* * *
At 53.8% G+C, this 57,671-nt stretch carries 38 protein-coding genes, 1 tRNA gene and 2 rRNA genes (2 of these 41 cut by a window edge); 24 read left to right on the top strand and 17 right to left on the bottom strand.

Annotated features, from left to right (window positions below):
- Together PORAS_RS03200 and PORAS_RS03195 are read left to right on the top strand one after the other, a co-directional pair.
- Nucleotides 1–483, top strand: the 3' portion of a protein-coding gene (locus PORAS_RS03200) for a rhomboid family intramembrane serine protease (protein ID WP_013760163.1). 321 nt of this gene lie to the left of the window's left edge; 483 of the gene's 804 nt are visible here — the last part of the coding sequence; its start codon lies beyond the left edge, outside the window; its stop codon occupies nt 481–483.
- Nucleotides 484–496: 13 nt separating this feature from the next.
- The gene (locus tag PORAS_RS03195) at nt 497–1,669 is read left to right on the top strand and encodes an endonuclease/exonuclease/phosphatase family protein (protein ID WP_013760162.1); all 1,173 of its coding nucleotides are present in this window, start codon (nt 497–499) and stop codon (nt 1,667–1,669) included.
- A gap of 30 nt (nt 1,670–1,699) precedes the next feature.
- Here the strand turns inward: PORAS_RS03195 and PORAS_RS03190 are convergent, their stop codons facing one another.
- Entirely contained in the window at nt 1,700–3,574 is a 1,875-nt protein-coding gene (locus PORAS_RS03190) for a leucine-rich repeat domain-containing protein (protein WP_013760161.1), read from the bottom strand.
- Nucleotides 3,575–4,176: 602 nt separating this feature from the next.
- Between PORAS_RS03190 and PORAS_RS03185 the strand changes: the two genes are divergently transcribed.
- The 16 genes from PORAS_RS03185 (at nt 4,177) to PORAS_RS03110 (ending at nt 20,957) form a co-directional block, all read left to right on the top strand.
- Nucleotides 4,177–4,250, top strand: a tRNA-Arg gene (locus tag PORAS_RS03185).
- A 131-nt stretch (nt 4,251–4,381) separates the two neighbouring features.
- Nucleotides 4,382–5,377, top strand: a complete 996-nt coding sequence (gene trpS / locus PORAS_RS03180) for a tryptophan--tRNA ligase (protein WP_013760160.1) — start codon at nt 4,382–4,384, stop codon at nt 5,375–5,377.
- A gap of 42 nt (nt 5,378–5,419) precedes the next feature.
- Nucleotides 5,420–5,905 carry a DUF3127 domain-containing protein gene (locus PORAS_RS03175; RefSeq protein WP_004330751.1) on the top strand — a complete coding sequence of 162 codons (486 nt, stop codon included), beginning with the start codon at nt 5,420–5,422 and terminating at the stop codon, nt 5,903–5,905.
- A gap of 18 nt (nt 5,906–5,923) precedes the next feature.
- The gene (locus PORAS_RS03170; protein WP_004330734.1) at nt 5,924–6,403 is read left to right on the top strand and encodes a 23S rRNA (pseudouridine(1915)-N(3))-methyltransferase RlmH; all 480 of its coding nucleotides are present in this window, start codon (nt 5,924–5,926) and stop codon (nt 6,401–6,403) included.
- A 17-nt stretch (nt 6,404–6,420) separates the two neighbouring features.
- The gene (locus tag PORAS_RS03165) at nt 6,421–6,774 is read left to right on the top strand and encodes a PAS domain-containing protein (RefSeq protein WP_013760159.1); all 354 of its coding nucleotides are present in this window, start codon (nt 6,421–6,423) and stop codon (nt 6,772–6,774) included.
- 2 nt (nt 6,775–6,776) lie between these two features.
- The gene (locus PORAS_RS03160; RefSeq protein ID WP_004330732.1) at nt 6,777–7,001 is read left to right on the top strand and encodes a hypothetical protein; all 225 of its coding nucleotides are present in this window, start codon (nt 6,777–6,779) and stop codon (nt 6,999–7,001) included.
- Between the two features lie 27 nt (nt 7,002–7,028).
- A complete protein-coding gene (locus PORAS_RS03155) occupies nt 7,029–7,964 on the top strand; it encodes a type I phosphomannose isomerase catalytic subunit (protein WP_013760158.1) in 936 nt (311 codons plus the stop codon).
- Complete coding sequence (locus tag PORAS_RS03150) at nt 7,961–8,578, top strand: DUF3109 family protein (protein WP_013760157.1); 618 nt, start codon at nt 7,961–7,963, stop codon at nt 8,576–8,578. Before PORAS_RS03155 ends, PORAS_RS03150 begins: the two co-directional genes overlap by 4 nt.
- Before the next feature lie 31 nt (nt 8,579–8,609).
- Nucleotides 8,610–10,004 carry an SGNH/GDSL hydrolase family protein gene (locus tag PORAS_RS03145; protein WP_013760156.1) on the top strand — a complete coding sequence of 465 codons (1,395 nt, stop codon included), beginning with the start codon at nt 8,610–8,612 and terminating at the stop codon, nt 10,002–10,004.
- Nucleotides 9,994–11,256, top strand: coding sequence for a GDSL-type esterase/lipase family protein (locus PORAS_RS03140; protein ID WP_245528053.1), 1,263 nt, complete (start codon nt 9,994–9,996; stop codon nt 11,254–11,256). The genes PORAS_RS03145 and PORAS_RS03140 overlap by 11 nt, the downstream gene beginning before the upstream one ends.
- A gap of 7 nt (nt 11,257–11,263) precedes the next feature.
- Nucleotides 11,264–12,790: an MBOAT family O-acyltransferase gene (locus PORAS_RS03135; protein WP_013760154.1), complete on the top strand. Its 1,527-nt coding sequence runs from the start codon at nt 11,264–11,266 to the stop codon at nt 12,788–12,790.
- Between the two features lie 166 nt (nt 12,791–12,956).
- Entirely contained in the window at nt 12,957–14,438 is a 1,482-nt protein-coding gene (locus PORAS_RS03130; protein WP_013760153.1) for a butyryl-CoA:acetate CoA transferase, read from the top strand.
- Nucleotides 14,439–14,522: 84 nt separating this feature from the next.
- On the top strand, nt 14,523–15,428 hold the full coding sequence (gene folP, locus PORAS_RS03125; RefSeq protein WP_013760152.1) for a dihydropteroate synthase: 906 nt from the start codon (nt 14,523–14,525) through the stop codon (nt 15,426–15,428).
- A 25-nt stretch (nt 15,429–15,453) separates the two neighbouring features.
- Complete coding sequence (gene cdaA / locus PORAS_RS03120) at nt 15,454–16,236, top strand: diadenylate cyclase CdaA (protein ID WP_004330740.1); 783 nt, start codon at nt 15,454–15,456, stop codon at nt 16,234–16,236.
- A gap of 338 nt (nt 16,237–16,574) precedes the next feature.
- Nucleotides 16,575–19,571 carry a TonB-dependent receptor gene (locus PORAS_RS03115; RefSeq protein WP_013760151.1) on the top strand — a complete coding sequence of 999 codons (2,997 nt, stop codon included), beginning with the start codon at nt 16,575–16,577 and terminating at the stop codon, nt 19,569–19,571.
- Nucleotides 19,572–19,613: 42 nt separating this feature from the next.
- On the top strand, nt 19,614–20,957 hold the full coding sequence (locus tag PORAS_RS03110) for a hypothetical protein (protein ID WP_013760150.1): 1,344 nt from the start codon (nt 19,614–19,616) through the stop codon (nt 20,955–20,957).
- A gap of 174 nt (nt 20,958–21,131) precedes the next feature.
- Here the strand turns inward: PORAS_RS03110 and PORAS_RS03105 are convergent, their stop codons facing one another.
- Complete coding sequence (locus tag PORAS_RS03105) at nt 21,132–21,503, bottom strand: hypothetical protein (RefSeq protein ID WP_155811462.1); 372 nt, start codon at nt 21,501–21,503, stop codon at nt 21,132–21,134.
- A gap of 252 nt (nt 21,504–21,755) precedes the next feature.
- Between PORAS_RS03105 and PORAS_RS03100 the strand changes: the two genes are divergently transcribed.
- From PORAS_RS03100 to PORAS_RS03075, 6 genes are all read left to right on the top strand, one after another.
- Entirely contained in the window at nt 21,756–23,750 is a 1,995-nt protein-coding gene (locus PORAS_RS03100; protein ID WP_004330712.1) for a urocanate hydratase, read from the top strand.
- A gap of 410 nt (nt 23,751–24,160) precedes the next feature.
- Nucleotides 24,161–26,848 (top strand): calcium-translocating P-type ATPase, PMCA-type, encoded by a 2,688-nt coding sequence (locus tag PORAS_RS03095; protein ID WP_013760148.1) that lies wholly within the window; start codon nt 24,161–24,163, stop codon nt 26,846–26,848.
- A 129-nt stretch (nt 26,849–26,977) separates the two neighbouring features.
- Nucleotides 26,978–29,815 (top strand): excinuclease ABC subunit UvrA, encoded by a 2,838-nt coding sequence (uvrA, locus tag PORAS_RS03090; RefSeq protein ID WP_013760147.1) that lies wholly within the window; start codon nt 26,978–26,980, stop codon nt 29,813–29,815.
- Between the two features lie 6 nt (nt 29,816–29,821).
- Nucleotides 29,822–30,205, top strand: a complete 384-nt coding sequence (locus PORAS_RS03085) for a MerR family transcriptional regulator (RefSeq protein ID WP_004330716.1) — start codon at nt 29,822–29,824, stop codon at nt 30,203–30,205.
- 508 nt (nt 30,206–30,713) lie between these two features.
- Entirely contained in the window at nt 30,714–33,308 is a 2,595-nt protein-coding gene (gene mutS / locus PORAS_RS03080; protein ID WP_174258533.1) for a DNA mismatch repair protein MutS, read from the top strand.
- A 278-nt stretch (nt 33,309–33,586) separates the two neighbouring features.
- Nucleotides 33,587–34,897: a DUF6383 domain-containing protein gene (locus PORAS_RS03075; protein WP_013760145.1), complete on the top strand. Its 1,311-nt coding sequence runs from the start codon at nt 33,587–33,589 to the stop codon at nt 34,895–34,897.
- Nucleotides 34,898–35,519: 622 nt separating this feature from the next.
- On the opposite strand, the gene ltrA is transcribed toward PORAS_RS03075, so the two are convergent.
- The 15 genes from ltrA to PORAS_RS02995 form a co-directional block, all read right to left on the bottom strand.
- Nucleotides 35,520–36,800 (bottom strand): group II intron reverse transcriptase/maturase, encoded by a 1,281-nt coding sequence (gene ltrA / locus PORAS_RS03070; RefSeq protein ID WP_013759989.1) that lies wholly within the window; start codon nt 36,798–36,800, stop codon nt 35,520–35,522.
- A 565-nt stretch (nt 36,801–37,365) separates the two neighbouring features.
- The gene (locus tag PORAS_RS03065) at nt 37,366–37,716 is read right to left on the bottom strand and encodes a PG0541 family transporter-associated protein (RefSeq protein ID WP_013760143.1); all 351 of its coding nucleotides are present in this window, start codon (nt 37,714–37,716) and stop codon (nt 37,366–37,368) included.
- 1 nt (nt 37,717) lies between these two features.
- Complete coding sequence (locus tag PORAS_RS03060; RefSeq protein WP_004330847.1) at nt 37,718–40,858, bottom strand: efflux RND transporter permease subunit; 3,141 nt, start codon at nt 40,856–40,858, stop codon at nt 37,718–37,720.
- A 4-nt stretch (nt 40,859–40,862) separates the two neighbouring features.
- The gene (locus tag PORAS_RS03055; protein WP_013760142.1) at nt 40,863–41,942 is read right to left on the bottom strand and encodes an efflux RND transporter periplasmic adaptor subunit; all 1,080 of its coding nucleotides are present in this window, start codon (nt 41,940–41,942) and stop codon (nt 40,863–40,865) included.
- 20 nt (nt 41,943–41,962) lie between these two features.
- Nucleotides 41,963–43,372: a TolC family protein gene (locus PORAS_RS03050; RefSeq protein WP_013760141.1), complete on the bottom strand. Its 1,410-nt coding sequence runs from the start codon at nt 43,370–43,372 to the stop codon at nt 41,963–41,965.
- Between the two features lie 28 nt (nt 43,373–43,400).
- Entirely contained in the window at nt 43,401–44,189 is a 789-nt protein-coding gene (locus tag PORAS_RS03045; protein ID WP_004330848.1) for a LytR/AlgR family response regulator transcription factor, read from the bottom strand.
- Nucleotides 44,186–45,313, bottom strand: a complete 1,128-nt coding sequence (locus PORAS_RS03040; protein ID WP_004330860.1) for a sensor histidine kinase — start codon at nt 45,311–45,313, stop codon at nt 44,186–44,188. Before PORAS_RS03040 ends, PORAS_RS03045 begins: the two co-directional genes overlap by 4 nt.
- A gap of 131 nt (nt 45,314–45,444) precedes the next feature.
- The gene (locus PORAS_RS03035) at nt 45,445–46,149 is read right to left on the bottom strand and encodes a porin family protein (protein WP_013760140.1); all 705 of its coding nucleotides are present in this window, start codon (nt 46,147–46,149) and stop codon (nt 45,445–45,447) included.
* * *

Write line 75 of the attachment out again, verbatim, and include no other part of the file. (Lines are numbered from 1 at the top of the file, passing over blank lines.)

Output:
- The gene (locus PORAS_RS03035) at nt 45,445–46,149 is read right to left on the bottom strand and encodes a porin family protein (protein WP_013760140.1); all 705 of its coding nucleotides are present in this window, start codon (nt 46,147–46,149) and stop codon (nt 45,445–45,447) included.